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Snyder urges international investment to bolster auto industry growth in state

Crain’s Detroit Business: September 25, 2013
By Dustin Walsh

 Now is the time to “double down” on auto investments in the state, Gov. Rick Snyder told auto industry representatives at today’s Michigan Automotive Summit, hosted by MichAuto at Cobo Center.

Snyder said the challenges the industry faces today include a changing culture, noting the industry has far too long held onto its “glory days.”

Snyder urged looking at international investment to bolster the domestic automotive market in Michigan. Snyder returned from a trade mission to China earlier this month.

“If they are going to look to go global, wouldn’t we want them to look at Michigan as a place to do business?” Snyder said. “We should be leveraging our strong supply base and experience with making things.”

Jay Baron, president and CEO of Ann Arbor-based Center for Automotive Research, said Michigan’s auto industry is rapidly growing.

Of the $29 billion in recent investments, $21.5 billion was invested in the Great Lakes region and more than $12 billion in Michigan, Baron said.

While the Southern U.S. states are vying for a stronger position in the industry, Baron said Mexico continues to hinder that region’s growth.

“The automotive South is wrestling with growing their automotive (industry) while competing with Mexico, which offers much lower wages,” Baron said.

The industry as a whole is tied to 8 million jobs in the U.S, with more than $70 billion in personal tax revenue to the country.

Technology, jobs

Baron said Michigan will need another 100,000 workers to meet technology goals and regulations in the near future. The federal government’s CAFE standard of fleets reaching 54.5 mpg by 2025 and the National Highway Traffic Safety Administration’s quest for safety is causing a surge in new technology, Baron said.

John Rakolta Jr., chairman and CEO of Detroit-based construction firm Walbridge Group, said the push for connectivity is what led his firm to propose a new connected vehicle center in Ypsilanti Township.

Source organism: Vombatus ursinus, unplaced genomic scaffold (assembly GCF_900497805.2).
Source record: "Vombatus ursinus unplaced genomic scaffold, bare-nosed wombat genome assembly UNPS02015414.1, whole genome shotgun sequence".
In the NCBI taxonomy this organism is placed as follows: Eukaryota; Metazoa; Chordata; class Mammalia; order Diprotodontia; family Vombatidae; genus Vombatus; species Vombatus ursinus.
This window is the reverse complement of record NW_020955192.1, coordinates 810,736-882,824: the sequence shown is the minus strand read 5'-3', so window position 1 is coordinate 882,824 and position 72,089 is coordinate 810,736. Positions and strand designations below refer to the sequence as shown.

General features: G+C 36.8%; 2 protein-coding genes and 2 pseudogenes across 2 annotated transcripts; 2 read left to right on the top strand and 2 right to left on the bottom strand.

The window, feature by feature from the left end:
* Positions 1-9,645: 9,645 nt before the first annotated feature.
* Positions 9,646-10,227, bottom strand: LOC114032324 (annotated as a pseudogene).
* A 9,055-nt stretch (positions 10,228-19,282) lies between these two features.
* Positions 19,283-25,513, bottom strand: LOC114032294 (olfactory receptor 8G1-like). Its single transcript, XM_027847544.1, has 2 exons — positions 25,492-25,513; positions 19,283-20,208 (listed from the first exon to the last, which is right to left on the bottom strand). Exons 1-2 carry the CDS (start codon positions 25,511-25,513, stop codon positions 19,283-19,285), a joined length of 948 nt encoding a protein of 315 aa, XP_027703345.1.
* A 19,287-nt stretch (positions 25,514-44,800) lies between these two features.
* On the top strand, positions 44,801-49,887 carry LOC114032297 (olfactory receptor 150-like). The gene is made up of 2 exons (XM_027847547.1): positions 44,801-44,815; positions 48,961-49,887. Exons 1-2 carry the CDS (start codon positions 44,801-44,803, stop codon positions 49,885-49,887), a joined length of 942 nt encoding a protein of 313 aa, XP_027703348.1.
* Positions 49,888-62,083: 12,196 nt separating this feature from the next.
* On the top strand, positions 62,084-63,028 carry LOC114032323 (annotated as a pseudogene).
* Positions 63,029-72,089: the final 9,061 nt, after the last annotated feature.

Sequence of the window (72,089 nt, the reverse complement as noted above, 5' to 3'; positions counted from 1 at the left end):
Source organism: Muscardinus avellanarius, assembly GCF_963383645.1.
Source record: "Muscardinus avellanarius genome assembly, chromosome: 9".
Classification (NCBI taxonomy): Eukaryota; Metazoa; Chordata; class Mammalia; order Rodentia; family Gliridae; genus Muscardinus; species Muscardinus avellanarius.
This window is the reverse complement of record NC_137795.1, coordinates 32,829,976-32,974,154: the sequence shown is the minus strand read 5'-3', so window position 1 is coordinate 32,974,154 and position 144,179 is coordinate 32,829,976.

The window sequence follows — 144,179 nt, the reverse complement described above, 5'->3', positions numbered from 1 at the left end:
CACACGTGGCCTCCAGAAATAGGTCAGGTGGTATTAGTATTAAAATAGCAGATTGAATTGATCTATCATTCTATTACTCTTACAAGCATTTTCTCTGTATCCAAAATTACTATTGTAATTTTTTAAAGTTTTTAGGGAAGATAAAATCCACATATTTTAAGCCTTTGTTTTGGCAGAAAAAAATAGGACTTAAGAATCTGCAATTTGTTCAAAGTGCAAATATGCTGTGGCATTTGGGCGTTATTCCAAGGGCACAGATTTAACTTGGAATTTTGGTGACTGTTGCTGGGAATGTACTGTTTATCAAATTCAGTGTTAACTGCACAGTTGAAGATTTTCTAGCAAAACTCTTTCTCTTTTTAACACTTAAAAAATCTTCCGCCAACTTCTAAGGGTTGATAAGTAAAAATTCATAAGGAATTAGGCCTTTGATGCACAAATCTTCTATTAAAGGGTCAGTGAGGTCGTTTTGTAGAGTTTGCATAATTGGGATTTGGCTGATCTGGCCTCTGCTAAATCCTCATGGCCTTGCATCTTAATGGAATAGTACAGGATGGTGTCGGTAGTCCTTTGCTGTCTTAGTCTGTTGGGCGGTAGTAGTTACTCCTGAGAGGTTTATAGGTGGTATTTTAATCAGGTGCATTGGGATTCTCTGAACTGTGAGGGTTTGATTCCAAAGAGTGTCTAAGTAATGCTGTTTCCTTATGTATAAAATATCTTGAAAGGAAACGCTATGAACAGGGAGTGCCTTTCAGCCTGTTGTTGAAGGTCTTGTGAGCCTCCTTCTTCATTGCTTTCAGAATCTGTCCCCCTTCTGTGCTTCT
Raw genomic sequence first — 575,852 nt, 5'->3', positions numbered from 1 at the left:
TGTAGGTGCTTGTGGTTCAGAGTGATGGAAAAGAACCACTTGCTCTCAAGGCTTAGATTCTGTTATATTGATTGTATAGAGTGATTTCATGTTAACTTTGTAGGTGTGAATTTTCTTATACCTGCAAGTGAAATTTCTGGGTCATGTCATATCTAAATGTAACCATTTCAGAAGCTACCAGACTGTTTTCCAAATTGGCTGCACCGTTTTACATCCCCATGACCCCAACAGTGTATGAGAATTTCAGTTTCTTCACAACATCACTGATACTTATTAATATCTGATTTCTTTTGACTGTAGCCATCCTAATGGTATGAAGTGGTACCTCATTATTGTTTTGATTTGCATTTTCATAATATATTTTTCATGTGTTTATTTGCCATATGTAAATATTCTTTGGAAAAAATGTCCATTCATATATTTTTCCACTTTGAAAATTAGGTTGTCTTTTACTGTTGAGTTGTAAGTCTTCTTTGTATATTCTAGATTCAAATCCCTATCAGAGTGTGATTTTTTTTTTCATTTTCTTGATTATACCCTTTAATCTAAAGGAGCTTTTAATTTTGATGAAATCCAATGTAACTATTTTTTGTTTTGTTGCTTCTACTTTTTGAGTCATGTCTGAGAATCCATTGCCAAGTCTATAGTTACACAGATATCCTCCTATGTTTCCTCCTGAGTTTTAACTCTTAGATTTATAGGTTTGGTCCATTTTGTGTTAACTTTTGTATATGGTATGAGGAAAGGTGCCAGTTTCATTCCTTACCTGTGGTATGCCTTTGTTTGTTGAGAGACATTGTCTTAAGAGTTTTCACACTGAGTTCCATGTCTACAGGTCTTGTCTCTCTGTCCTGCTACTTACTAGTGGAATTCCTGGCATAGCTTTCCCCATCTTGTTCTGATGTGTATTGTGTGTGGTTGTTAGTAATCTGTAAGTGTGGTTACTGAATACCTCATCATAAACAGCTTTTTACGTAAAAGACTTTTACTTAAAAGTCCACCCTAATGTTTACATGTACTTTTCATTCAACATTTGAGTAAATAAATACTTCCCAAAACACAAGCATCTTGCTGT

Earlier this month, Walbridge proposed to redevelop the majority of the 332-acre former General Motors Co. Willow Run plant.

“We’re not the only region in the world in capturing all the jobs in this sector; who knows what can spin off from this (technology),” Rakolta said. “This is about whether the state, and this audience, can cohesively come together and offer the most competitive model here.”

The center is expected to include a large urban-environment test track as well as an advanced R&D testing facility.

Jeffrey Owens, chief technology officer and executive vice president at Troy-based Delphi Automotive plc, said the supplier’s research and development capabilities in Michigan far exceed its other centers around the world. But it could do more.

Owens urged state government to pass a bill regulating autonomous, or driverless, vehicle testing.

The Michigan Senate was expected to vote on SB 169 in May, but the bill never made it to the floor. Owens said the delay is giving other states the upper hand in economic development.

“We have to be one of the most welcoming (states) for this technology,” Owens said. “The legislation is being considered, but we should be making it an environment where this work can be done.”

Delphi would perform more autonomous work here if the legislation passed, Owens said.